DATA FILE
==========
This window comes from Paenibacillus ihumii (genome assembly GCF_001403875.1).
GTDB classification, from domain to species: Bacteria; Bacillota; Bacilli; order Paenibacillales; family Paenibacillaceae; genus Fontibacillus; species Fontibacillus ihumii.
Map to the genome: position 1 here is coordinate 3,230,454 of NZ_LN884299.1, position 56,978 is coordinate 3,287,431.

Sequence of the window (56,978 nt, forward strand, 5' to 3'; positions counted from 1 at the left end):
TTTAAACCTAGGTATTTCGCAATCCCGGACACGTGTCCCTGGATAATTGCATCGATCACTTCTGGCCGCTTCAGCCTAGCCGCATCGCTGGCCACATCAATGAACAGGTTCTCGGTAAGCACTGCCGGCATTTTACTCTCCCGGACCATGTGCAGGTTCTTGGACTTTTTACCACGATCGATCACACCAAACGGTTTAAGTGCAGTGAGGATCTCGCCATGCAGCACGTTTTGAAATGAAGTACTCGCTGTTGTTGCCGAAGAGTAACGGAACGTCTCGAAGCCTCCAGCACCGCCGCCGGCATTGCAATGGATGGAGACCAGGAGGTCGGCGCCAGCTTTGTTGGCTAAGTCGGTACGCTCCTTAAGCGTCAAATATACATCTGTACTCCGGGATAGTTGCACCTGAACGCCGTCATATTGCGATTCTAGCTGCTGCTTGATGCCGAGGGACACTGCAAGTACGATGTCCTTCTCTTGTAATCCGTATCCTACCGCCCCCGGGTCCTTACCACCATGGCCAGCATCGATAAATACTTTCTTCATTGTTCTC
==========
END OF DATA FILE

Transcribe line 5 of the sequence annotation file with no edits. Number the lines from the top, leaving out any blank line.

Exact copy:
TTTAAACCTAGGTATTTCGCAATCCCGGACACGTGTCCCTGGATAATTGCATCGATCACTTCTGGCCGCTTCAGCCTAGCCGCATCGCTGGCCACATCAATGAACAGGTTCTCGGTAAGCACTGCCGGCATTTTACTCTCCCGGACCATGTGCAGGTTCTTGGACTTTTTACCACGATCGATCACACCAAACGGTTTAAGTGCAGTGAGGATCTCGCCATGCAGCACGTTTTGAAATGAAGTACTCGCTGTTGTTGCCGAAGAGTAACGGAACGTCTCGAAGCCTCCAGCACCGCCGCCGGCATTGCAATGGATGGAGACCAGGAGGTCGGCGCCAGCTTTGTTGGCTAAGTCGGTACGCTCCTTAAGCGTCAAATATACATCTGTACTCCGGGATAGTTGCACCTGAACGCCGTCATATTGCGATTCTAGCTGCTGCTTGATGCCGAGGGACACTGCAAGTACGATGTCCTTCTCTTGTAATCCGTATCCTACCGCCCCCGGGTCCTTACCACCATGGCCAGCATCGATAAATACTTTCTTCATTGTTCTC